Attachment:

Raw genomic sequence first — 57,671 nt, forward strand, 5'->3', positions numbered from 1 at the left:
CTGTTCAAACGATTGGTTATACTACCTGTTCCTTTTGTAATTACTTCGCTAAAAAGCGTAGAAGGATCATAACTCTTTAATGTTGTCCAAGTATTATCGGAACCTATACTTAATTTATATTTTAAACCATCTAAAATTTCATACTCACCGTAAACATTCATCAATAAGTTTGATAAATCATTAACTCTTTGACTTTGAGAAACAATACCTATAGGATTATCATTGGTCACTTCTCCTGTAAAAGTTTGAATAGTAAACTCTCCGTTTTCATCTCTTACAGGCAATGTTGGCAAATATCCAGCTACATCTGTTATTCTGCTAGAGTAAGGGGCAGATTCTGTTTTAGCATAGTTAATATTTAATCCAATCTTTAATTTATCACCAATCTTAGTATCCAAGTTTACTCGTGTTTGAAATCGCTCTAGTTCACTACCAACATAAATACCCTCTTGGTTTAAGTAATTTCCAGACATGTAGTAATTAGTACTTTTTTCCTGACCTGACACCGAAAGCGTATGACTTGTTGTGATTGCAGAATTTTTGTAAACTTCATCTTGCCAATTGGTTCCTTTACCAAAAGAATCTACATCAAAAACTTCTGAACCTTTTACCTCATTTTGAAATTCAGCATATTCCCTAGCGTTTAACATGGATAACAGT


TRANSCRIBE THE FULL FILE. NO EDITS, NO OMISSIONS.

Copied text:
Raw genomic sequence first — 57,671 nt, forward strand, 5'->3', positions numbered from 1 at the left:
CTGTTCAAACGATTGGTTATACTACCTGTTCCTTTTGTAATTACTTCGCTAAAAAGCGTAGAAGGATCATAACTCTTTAATGTTGTCCAAGTATTATCGGAACCTATACTTAATTTATATTTTAAACCATCTAAAATTTCATACTCACCGTAAACATTCATCAATAAGTTTGATAAATCATTAACTCTTTGACTTTGAGAAACAATACCTATAGGATTATCATTGGTCACTTCTCCTGTAAAAGTTTGAATAGTAAACTCTCCGTTTTCATCTCTTACAGGCAATGTTGGCAAATATCCAGCTACATCTGTTATTCTGCTAGAGTAAGGGGCAGATTCTGTTTTAGCATAGTTAATATTTAATCCAATCTTTAATTTATCACCAATCTTAGTATCCAAGTTTACTCGTGTTTGAAATCGCTCTAGTTCACTACCAACATAAATACCCTCTTGGTTTAAGTAATTTCCAGACATGTAGTAATTAGTACTTTTTTCCTGACCTGACACCGAAAGCGTATGACTTGTTGTGATTGCAGAATTTTTGTAAACTTCATCTTGCCAATTGGTTCCTTTACCAAAAGAATCTACATCAAAAACTTCTGAACCTTTTACCTCATTTTGAAATTCAGCATATTCCCTAGCGTTTAACATGGATAACAGT